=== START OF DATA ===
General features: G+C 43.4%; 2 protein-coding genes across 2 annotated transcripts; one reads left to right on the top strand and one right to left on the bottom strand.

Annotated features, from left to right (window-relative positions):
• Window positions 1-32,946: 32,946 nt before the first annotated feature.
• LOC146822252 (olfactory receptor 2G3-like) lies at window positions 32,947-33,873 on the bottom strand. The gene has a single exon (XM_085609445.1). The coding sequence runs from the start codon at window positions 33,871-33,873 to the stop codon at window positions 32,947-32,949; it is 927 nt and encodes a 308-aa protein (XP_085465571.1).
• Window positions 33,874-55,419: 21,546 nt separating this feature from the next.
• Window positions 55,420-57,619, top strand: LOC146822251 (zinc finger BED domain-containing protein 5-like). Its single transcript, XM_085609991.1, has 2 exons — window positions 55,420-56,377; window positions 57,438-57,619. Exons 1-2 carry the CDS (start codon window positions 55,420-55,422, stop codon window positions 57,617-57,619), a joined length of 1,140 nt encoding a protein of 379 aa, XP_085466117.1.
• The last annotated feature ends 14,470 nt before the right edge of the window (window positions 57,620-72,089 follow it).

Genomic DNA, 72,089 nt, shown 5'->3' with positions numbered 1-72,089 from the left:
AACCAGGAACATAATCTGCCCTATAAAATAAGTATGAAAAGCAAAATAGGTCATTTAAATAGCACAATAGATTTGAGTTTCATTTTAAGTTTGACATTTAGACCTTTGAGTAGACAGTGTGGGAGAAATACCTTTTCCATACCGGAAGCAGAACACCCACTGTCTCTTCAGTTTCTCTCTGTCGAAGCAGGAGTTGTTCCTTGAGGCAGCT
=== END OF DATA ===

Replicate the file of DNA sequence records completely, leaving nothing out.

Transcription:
General features: G+C 43.4%; 2 protein-coding genes across 2 annotated transcripts; one reads left to right on the top strand and one right to left on the bottom strand.

Annotated features, from left to right (window-relative positions):
• Window positions 1-32,946: 32,946 nt before the first annotated feature.
• LOC146822252 (olfactory receptor 2G3-like) lies at window positions 32,947-33,873 on the bottom strand. The gene has a single exon (XM_085609445.1). The coding sequence runs from the start codon at window positions 33,871-33,873 to the stop codon at window positions 32,947-32,949; it is 927 nt and encodes a 308-aa protein (XP_085465571.1).
• Window positions 33,874-55,419: 21,546 nt separating this feature from the next.
• Window positions 55,420-57,619, top strand: LOC146822251 (zinc finger BED domain-containing protein 5-like). Its single transcript, XM_085609991.1, has 2 exons — window positions 55,420-56,377; window positions 57,438-57,619. Exons 1-2 carry the CDS (start codon window positions 55,420-55,422, stop codon window positions 57,617-57,619), a joined length of 1,140 nt encoding a protein of 379 aa, XP_085466117.1.
• The last annotated feature ends 14,470 nt before the right edge of the window (window positions 57,620-72,089 follow it).

Genomic DNA, 72,089 nt, shown 5'->3' with positions numbered 1-72,089 from the left:
AACCAGGAACATAATCTGCCCTATAAAATAAGTATGAAAAGCAAAATAGGTCATTTAAATAGCACAATAGATTTGAGTTTCATTTTAAGTTTGACATTTAGACCTTTGAGTAGACAGTGTGGGAGAAATACCTTTTCCATACCGGAAGCAGAACACCCACTGTCTCTTCAGTTTCTCTCTGTCGAAGCAGGAGTTGTTCCTTGAGGCAGCT